I have a very grainy photograph (sadly too grainy to reproduce here!) taken on an old mobile phone of me on a Warner Brother’s back lot, sitting in Central Perk on the sofa from the television series “Friends”. It was taken two years ago on our visit to Los Angeles. The set had been re-assembled on in a building on a dark back lot just off the Warner Brother’s Studio tour route. When the tour guide took us in, it took my breath away. That set, and the people who played the characters in Friends, had spent so much time in my living room via my television I felt like I knew them – although of course I couldn’t possibly have as they were only characters played by actors. But somehow I felt like I was returning to somewhere I had already been a hundred times before.
For ten years, once a week, the characters from Friends were there in my house. Missing an episode was awful. To begin with, Friends aired on a Friday on Channel 4 in England. Part way through the first series, we moved 150 miles from London to the Midlands. One of the first rituals we started in our new house was eating take away pizza in front of the television every Friday night and watching Friends. For struggling young parents, it replaced the night out we couldn’t afford and we always looked forward to it. And for the few months that it took us to settle in and make new friends, it filled a gap. All of our friends always loved the series and it was often a topic of conversation.
We looked forward to every episode over those ten years. Never, before or since, has a television programme been that much a part of our life. I’m not much of a television watcher, truth be told. I’m quite selective about what I watch and only watch things I really enjoy.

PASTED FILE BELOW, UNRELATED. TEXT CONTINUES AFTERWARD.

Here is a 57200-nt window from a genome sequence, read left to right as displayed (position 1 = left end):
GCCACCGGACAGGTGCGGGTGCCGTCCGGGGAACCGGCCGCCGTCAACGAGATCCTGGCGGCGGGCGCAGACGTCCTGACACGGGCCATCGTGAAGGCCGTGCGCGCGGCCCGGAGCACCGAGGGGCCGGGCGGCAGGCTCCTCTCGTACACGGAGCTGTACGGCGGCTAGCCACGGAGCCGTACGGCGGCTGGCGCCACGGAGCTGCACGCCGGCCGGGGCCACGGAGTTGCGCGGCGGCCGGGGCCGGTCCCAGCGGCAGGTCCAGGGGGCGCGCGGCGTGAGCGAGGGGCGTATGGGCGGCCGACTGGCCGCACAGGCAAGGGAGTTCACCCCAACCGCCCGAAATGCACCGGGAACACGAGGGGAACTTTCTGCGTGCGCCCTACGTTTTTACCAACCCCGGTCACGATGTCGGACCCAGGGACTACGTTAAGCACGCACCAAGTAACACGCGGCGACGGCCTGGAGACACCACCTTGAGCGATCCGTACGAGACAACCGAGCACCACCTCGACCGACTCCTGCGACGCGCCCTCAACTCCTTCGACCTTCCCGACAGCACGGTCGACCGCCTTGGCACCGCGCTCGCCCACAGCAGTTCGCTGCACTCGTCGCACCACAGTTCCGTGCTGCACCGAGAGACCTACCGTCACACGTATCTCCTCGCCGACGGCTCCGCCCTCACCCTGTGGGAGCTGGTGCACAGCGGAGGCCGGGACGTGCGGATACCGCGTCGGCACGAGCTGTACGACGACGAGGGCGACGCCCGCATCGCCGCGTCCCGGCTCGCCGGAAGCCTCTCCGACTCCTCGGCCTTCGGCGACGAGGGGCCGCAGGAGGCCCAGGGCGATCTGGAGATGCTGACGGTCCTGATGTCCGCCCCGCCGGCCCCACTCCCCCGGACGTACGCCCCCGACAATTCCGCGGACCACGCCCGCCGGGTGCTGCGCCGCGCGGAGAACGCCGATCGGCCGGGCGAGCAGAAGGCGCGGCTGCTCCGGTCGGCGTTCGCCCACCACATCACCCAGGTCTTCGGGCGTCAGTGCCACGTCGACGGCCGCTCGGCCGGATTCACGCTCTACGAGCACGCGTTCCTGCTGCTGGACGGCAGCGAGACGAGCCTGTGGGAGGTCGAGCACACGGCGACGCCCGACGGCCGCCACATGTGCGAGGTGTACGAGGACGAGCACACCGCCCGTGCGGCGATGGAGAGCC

Anyway, tonight they had a re-run of the last episode on television and I watched it again. It was strange to step back – especially after all that has happened this year – and remember how things were when I watched that last episode for the first time. We were in another house in the Midlands, and we were only just entering the difficult times my poor parents went through with their health. We didn’t even realise Dad was ill, mistakenly believing that his first heart surgery had cured the problem and all was well. We never thought he’d have to have another one, never imagined that four years later both he and Mom would no longer be with us. We could never have envisaged the upheaval we (and they) would go through, constantly on edge, frantic trips to Canada every few months, worrying every single minute for five long years. We could never have imagined how much my parents would suffer either.
I found myself almost transfixed, even though I knew exactly what would happen next in each scene of that last episode. It was almost as if I somehow moved backwards in time. This time though, I watched the episode, and observed my reactions to it, through different eyes. I’m older and slightly wiser, if a bit worse for wear. And somehow, watching it kind of helped me resolve some of the upset and confusion I’ve been feeling as I realise that I really do have to move on and let go of the pain. Like the television series Friends, that part of my life is over. All that matters is the present. If I don’t let go of the past I’ll be swallowed alive, and no one wants that. It’s the last thing my parents would have wanted either. Like the last scene of the series, the still shot of the closed door after the actors have left, I need to close the door on that part of my life and move on.
Strange, isn’t it, how something as simple as a well loved television programme, a piece of fiction, could come back round again and be a part of my life again just for long enough to help me move forward? God really does work in very mysterious ways.